Michael Peltier of the News Service of Florida reports that candidates would need to pay unpaid elections fines before their names go on the ballot under a proposal approved Tuesday by the Florida Elections Commission as it tries to recoup $1.4 million in unpaid penalties from political candidates.
Meeting by conference call, the commission also called for boosting penalties for judicial candidates who breech campaign laws. Both proposals were submitted last year, but lawmakers chose not to bring them up.
The two proposals were the only ones approved by the board, which reviewed six proposals brought to it by elections commission Executive Director Rosanna Catalano in preparation for the 2012 session that begins in January.
The unpaid fines proposal would prevent candidates from collecting contributions or spending money on campaigns until their past unpaid fines were taken care of. In a unanimous vote, the commission said lawmakers need to put more teeth in the laws to get the attention of those who refuse to pay, even after they are fined.
“It should be something that happens before you are even able to run,” said Commissioner Alia Faraj-Johnson. “You can’t start your campaign until you have paid your fines.”
Currently, the commission can place a lien on property for unpaid fines for up to 20 years. After that, the lien expires. The seeming lack of consequences has led many a political candidate or party official to go years without paying.
In May, the commission released a list of 184 cases with fines totaling nearly $1.4 million. Many of those have already been written off by the state. The vast majority of the unpaid fines are for $5,000 or less, but there are also a handful of large payments outstanding.
Ted Brabham, a former chairman of the Palm Beach County Democratic Party, owes more than a third of the total amount, more than $468,000 — the result of a 1996 campaign violation.
Leon County Commissioner Bill Proctor owes $82,017, stemming from a 1999 case that included 206 counts against him. Miguel Aguirre, a candidate for mayor of Hialeah Gardens, owes $102,082.74 after a 72-count case against him from 2001.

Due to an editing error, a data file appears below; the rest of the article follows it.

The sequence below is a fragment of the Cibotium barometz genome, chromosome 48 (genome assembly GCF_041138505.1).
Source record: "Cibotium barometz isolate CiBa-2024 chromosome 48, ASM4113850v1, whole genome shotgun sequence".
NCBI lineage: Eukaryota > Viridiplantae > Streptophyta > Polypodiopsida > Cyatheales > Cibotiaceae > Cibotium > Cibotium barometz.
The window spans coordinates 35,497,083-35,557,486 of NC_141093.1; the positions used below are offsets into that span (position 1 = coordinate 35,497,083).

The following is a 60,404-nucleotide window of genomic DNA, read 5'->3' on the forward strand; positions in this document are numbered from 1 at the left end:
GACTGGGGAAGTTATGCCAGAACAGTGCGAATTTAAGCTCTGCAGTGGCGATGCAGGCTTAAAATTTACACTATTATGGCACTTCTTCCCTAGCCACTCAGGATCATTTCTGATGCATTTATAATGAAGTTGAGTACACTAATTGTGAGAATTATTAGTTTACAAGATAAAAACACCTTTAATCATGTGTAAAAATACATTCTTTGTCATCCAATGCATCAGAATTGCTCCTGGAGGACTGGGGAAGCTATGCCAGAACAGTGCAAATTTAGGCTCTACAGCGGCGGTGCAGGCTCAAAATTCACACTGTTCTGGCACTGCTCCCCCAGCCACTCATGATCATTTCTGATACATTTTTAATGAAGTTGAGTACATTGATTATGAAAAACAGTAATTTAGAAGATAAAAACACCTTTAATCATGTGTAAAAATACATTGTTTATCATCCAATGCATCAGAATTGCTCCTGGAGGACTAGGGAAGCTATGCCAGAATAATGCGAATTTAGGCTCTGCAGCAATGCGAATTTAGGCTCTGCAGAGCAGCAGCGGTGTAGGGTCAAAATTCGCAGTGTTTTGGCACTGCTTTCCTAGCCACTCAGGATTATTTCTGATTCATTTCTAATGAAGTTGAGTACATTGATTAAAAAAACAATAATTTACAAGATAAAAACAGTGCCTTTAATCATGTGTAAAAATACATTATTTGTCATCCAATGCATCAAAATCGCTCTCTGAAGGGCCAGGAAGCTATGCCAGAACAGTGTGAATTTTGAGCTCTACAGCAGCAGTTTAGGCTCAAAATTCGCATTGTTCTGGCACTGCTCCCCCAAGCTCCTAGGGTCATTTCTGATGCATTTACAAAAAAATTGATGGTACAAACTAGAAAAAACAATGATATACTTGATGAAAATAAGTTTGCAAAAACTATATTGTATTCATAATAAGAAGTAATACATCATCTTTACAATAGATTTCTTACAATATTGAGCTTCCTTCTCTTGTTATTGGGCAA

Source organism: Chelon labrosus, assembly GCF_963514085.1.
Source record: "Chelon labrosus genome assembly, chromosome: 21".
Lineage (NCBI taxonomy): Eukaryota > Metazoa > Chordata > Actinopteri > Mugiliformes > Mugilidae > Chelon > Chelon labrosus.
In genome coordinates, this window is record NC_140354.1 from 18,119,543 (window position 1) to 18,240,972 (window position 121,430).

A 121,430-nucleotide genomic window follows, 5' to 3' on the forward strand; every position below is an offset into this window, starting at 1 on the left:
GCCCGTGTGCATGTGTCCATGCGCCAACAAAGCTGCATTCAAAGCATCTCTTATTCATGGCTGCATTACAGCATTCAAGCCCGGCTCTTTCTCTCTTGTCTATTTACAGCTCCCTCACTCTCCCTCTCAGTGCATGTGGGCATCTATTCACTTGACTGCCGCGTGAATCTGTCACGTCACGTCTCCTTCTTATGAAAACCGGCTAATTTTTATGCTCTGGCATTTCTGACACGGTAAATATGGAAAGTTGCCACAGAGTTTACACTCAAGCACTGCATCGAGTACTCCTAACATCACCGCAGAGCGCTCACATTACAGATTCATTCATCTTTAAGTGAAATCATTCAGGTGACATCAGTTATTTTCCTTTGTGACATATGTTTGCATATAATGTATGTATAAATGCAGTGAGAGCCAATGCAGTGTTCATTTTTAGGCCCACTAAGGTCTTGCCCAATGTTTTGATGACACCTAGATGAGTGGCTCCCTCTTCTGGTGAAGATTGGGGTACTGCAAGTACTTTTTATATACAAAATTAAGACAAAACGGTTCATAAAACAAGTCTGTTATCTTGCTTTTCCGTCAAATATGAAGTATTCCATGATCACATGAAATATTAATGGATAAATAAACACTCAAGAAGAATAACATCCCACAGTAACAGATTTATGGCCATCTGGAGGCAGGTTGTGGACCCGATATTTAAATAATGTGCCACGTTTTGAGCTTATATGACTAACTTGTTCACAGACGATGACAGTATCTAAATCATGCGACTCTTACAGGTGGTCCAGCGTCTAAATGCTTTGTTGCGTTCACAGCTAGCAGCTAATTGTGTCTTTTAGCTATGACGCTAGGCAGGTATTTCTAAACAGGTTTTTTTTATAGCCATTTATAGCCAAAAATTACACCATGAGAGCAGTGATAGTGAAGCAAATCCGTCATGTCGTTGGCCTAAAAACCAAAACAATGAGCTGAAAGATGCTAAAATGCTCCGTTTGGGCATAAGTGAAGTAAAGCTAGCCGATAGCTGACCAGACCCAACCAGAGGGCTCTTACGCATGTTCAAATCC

The commission has sent 60 of the 184 cases to the Department of Management Services, which contracts with private collection agencies to recoup the money. Board members said upping the ante may get more past-due politicos to pay up.
“(The penalty) should be a serious enough consequence that prompts them to pay their penalties or fines,” Faraj-Johnson said. “It’s sort of like a bank not loaning you if you still owe them money.”
Commissioners also approved a proposal to boost fines to up to $1,000 per incident for judicial candidates who violate campaign law. The current law caps fines at $1,000 regardless of the number of violations.
On Tuesday, commissioners unanimously rejected other proposals brought to them by Catalano including one that required candidates making formal challenges to do so before the Department of Administrative Hearings. Current law allows candidates to choose between DOAH and having a formal hearing before the commission itself.
Another rejected proposal would have allowed election staff to advertise in local newspapers the names of those who had unpaid fines against them. That also was unanimously rejected.